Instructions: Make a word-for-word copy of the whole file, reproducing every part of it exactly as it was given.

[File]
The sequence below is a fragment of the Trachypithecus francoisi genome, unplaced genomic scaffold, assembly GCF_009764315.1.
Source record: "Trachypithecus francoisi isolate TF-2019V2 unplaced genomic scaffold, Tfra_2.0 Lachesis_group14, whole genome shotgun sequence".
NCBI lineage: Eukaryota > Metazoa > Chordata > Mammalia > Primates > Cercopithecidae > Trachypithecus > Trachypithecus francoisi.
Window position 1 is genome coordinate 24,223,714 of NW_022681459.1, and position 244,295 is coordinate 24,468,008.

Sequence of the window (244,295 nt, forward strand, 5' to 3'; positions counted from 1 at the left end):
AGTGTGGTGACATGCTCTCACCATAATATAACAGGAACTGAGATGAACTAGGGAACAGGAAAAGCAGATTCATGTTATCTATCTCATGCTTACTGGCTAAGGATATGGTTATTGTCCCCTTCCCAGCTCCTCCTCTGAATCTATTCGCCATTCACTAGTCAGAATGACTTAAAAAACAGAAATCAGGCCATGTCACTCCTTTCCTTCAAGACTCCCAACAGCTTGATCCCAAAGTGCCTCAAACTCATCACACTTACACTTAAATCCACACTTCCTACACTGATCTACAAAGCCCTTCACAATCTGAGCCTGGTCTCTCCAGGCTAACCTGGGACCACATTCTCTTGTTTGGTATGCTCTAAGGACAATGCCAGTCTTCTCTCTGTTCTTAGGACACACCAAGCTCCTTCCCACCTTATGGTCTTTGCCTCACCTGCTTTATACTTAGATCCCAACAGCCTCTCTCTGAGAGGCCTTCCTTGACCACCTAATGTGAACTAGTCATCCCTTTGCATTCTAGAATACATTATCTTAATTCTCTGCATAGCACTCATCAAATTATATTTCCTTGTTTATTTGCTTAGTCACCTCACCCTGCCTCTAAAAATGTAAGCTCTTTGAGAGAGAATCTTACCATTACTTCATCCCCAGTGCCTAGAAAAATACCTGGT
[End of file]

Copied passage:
The sequence below is a fragment of the Trachypithecus francoisi genome, unplaced genomic scaffold, assembly GCF_009764315.1.
Source record: "Trachypithecus francoisi isolate TF-2019V2 unplaced genomic scaffold, Tfra_2.0 Lachesis_group14, whole genome shotgun sequence".
NCBI lineage: Eukaryota > Metazoa > Chordata > Mammalia > Primates > Cercopithecidae > Trachypithecus > Trachypithecus francoisi.
Window position 1 is genome coordinate 24,223,714 of NW_022681459.1, and position 244,295 is coordinate 24,468,008.

Sequence of the window (244,295 nt, forward strand, 5' to 3'; positions counted from 1 at the left end):
AGTGTGGTGACATGCTCTCACCATAATATAACAGGAACTGAGATGAACTAGGGAACAGGAAAAGCAGATTCATGTTATCTATCTCATGCTTACTGGCTAAGGATATGGTTATTGTCCCCTTCCCAGCTCCTCCTCTGAATCTATTCGCCATTCACTAGTCAGAATGACTTAAAAAACAGAAATCAGGCCATGTCACTCCTTTCCTTCAAGACTCCCAACAGCTTGATCCCAAAGTGCCTCAAACTCATCACACTTACACTTAAATCCACACTTCCTACACTGATCTACAAAGCCCTTCACAATCTGAGCCTGGTCTCTCCAGGCTAACCTGGGACCACATTCTCTTGTTTGGTATGCTCTAAGGACAATGCCAGTCTTCTCTCTGTTCTTAGGACACACCAAGCTCCTTCCCACCTTATGGTCTTTGCCTCACCTGCTTTATACTTAGATCCCAACAGCCTCTCTCTGAGAGGCCTTCCTTGACCACCTAATGTGAACTAGTCATCCCTTTGCATTCTAGAATACATTATCTTAATTCTCTGCATAGCACTCATCAAATTATATTTCCTTGTTTATTTGCTTAGTCACCTCACCCTGCCTCTAAAAATGTAAGCTCTTTGAGAGAGAATCTTACCATTACTTCATCCCCAGTGCCTAGAAAAATACCTGGT